The language spoken by the Arakai is the Arak-Tongue; notable in that it is unable to ever be spoken fluently by non-Arakai. This is due to the insectile nature of its native speakers, causing the proper pronunciation of most, if not all, words to be impossible to manage. A typical way for members of other races to try and generate similar sounds is by holding their teeth together and speaking without moving one's jaw. As a written language, however, Arak-Tongue is far more accessible and is easily transferable to different alphabets. Common tongue is also spoken among the Arakai, although it is mostly limited to mages and the families of warlords.

Relations with other races[edit | edit source]

The Arakai are generally characterized by a seclusionary view of other races, referring to them universally as outsiders no matter the distinctions they would assure to exist. The extent to which the Arakai take this dislike of races originating from outside their homeland can differ greatly from clan to clan; the eastern clans have historically been noticeably brutal in their handling of outsiders, while the western clans are more mellow in their approach. It is with these western clans that most foreign trade occurs with, and in particular with Clan Wulnir, who control access to the region from the west. A frequent trade partner due to their close borders, the catfolk of Ezaren are, without a doubt, the race that has come into contact with the Arakai the most, and, as fellow travellers of the ancient Qoranit highways, aren't required to cross the hazardous frozen wastelands between their territories in order to communicate.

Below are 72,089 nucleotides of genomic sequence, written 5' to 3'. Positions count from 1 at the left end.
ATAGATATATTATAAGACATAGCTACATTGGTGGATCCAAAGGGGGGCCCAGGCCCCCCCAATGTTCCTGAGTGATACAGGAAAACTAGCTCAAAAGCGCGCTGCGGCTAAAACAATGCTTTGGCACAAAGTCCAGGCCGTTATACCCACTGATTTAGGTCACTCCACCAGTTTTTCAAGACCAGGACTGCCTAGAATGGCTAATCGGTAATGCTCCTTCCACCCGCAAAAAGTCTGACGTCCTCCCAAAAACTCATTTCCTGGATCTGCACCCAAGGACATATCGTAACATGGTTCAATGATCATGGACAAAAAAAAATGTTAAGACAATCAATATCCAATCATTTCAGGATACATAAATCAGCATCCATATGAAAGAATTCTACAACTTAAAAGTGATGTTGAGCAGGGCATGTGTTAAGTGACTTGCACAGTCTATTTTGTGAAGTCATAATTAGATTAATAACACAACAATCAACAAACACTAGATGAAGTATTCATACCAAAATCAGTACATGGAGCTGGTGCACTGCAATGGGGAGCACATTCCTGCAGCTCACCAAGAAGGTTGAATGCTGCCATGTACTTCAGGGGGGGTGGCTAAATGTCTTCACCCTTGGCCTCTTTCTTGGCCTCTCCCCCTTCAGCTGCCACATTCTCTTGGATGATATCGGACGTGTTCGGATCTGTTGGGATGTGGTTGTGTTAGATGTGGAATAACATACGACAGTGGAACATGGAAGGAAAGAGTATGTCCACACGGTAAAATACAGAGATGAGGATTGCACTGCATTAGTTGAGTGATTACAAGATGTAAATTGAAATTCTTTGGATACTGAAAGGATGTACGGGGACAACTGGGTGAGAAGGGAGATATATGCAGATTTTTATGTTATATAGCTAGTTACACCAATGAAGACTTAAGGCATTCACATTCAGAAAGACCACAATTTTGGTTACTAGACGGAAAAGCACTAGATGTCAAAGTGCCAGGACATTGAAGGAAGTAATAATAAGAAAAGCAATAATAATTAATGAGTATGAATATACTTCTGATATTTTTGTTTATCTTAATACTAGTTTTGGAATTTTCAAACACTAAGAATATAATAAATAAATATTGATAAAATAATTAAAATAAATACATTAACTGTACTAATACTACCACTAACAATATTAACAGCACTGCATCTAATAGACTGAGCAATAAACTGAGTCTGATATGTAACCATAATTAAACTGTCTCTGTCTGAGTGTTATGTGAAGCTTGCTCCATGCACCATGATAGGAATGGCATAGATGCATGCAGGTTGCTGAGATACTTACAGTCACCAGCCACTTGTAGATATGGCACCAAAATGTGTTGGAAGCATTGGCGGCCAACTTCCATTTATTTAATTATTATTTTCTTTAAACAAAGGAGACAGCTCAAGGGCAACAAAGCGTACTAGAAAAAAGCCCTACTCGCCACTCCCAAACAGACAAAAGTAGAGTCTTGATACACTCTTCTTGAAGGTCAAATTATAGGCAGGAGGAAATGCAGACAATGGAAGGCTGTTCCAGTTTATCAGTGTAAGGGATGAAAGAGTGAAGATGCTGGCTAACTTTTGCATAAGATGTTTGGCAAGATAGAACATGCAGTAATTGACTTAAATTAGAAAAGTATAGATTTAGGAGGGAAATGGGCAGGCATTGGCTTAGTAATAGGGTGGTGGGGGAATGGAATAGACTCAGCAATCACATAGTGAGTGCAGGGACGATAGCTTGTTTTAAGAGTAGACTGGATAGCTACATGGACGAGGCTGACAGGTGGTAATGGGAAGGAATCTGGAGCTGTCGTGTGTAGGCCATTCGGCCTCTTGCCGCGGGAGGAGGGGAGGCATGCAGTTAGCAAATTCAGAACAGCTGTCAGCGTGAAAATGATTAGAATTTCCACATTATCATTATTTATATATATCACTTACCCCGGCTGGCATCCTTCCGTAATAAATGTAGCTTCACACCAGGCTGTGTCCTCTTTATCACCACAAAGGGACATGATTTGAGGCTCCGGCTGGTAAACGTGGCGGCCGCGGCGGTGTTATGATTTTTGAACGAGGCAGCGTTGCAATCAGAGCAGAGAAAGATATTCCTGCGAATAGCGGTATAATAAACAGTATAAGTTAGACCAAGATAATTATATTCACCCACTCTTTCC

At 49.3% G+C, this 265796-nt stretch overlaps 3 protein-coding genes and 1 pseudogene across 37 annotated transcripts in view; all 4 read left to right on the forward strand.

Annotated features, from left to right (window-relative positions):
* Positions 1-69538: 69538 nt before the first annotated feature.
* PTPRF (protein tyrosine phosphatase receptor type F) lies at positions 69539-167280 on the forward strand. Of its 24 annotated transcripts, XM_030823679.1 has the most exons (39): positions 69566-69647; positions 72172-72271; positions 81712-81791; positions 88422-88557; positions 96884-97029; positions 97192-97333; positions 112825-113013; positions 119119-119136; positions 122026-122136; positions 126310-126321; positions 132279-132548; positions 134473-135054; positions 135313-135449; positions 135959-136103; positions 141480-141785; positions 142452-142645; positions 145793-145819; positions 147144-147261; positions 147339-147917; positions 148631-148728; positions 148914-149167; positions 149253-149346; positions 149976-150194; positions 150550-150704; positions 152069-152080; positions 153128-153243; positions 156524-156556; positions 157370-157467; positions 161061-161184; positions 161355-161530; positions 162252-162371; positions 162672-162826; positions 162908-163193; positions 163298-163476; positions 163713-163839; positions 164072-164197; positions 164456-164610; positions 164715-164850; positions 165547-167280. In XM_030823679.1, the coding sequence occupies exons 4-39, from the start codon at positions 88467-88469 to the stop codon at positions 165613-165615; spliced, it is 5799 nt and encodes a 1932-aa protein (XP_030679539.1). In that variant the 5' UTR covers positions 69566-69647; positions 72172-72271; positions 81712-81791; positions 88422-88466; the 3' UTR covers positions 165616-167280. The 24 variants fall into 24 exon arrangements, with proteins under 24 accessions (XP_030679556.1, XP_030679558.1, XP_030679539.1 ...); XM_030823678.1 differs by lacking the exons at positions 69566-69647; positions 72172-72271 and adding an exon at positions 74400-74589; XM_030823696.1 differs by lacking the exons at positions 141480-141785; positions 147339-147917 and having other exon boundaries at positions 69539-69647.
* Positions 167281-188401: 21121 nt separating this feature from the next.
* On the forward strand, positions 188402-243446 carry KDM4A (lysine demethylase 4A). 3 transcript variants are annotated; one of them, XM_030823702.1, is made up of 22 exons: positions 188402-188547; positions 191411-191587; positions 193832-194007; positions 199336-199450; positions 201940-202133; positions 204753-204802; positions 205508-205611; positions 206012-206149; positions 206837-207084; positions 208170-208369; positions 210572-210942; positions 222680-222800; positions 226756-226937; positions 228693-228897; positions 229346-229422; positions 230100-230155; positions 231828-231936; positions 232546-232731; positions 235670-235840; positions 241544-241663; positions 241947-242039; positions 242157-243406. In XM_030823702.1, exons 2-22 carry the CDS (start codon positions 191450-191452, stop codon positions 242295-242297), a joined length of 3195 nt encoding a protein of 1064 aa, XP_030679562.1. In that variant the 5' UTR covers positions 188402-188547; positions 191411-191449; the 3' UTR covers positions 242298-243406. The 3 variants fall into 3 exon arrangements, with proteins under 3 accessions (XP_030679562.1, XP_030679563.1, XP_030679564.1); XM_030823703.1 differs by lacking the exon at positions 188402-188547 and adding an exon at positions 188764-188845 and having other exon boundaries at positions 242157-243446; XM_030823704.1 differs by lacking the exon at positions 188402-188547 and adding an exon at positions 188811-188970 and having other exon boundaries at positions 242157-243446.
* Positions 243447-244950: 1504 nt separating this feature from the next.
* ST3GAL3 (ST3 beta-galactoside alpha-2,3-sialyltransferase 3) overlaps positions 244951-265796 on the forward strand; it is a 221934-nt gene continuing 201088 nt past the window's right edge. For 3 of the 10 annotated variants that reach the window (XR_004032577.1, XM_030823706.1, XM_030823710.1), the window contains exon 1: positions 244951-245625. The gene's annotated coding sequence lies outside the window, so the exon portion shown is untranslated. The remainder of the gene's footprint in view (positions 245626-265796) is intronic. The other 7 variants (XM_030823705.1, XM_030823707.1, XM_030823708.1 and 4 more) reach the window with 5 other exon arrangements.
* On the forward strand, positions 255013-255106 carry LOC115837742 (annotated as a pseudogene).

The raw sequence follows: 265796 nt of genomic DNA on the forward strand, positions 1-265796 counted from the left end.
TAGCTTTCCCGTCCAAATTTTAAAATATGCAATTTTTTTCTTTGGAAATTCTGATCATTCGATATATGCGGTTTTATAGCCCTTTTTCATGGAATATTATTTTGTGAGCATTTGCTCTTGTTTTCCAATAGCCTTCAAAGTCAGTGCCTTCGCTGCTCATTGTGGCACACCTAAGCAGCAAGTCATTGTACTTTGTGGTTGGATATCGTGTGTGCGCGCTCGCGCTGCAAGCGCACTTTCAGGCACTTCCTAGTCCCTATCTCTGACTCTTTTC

With the other non-hostile inhabitants of the Arakai Mountains, the Bálstedunn giants, however, the Arakai can be seen acting far more cordially. Mutual respect, even if being begrudging at times, exists between the two races due to their shared history of war and misunderstandings.

Notable Arakai[edit | edit source]

  • Modern figures
  • Historical figures
    • Ire the Kingslayer - Warlord of Clan Lamind during Vortigern's reign, later his killer
    • Mannus II the Outsider - Ancient warlord of Clan Lamind, the only warlord ever to be exiled
    • Vortigern the Mad - The last warlord of Clan Silaris, united the clans two thousand years ago

See also[edit | edit source]